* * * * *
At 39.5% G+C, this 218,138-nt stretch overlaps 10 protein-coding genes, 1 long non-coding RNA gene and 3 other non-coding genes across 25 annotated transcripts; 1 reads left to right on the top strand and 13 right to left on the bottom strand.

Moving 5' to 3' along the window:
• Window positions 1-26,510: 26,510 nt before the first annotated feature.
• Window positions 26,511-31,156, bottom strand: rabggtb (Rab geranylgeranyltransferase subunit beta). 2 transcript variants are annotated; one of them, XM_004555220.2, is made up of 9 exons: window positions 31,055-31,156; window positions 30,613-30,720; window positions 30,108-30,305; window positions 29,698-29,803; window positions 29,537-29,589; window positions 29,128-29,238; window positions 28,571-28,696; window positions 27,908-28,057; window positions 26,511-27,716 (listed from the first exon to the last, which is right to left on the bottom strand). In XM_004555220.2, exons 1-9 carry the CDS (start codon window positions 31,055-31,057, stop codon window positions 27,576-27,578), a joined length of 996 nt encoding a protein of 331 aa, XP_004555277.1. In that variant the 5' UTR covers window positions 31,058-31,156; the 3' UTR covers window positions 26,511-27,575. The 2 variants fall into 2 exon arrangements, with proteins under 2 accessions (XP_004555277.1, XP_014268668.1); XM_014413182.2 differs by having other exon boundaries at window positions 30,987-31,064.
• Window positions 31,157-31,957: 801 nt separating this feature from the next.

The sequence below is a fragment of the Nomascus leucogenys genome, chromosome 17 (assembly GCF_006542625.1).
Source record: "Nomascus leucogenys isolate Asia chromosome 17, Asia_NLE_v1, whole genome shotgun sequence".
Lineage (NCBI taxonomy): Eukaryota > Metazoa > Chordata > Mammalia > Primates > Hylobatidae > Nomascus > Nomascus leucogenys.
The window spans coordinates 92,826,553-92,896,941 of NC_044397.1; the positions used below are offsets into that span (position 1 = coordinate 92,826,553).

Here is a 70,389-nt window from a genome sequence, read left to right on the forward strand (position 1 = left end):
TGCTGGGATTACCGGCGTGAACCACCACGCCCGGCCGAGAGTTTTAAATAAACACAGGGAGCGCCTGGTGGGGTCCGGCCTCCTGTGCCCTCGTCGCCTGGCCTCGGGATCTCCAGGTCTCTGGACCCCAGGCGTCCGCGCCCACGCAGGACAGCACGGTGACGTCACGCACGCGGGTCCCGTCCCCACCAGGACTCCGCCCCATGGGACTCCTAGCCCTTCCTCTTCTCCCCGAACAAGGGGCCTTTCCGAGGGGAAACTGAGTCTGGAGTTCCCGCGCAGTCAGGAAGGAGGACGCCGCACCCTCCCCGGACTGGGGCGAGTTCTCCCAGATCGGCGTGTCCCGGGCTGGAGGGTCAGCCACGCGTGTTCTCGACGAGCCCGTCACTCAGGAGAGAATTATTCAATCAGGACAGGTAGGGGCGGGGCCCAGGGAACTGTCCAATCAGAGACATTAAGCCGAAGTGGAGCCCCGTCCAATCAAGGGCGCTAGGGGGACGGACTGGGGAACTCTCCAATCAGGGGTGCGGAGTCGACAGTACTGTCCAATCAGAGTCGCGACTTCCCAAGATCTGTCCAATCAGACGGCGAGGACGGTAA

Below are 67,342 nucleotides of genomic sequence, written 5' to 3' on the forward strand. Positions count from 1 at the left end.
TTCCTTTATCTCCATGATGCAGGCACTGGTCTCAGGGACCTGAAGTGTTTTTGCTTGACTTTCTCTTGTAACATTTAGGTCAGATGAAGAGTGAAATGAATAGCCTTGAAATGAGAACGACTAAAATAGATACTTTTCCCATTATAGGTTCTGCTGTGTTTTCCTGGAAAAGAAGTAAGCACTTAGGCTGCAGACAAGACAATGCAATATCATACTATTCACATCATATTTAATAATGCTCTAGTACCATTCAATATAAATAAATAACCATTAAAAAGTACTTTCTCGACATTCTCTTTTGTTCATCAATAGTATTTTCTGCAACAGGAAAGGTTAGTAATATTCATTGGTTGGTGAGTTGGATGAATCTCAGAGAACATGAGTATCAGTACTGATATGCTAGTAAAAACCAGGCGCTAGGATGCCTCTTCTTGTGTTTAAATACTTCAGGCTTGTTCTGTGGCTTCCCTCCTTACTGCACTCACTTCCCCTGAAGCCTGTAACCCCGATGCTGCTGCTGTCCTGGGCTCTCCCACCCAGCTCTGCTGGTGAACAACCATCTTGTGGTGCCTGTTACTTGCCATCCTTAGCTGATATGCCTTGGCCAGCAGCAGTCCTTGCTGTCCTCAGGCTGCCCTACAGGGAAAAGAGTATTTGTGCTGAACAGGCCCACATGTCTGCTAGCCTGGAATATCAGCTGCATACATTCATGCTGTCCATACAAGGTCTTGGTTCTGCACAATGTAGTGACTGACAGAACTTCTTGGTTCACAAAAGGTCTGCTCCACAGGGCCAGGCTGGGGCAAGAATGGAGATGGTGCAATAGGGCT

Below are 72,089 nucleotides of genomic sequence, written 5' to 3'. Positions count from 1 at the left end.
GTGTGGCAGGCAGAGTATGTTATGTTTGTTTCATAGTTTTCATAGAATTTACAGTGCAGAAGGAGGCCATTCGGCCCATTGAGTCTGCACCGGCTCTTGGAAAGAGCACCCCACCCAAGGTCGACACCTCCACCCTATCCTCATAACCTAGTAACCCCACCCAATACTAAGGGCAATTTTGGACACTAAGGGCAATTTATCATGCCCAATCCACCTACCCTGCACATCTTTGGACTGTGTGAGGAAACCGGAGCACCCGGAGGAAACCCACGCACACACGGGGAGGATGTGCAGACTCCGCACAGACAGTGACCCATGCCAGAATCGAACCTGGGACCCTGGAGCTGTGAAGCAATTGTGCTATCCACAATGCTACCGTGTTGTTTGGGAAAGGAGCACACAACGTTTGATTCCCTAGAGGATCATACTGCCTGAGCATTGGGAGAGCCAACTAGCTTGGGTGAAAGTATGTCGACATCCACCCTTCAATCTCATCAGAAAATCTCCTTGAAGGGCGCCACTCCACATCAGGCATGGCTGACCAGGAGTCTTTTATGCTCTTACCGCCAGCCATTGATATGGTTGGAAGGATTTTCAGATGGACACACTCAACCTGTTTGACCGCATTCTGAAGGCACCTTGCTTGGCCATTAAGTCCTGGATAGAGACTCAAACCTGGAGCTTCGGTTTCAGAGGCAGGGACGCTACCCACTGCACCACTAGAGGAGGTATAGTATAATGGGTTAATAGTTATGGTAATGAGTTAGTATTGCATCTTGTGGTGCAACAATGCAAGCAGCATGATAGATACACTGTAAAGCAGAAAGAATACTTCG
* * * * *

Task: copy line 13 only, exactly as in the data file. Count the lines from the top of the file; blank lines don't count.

TTCCTTTATCTCCATGATGCAGGCACTGGTCTCAGGGACCTGAAGTGTTTTTGCTTGACTTTCTCTTGTAACATTTAGGTCAGATGAAGAGTGAAATGAATAGCCTTGAAATGAGAACGACTAAAATAGATACTTTTCCCATTATAGGTTCTGCTGTGTTTTCCTGGAAAAGAAGTAAGCACTTAGGCTGCAGACAAGACAATGCAATATCATACTATTCACATCATATTTAATAATGCTCTAGTACCATTCAATATAAATAAATAACCATTAAAAAGTACTTTCTCGACATTCTCTTTTGTTCATCAATAGTATTTTCTGCAACAGGAAAGGTTAGTAATATTCATTGGTTGGTGAGTTGGATGAATCTCAGAGAACATGAGTATCAGTACTGATATGCTAGTAAAAACCAGGCGCTAGGATGCCTCTTCTTGTGTTTAAATACTTCAGGCTTGTTCTGTGGCTTCCCTCCTTACTGCACTCACTTCCCCTGAAGCCTGTAACCCCGATGCTGCTGCTGTCCTGGGCTCTCCCACCCAGCTCTGCTGGTGAACAACCATCTTGTGGTGCCTGTTACTTGCCATCCTTAGCTGATATGCCTTGGCCAGCAGCAGTCCTTGCTGTCCTCAGGCTGCCCTACAGGGAAAAGAGTATTTGTGCTGAACAGGCCCACATGTCTGCTAGCCTGGAATATCAGCTGCATACATTCATGCTGTCCATACAAGGTCTTGGTTCTGCACAATGTAGTGACTGACAGAACTTCTTGGTTCACAAAAGGTCTGCTCCACAGGGCCAGGCTGGGGCAAGAATGGAGATGGTGCAATAGGGCT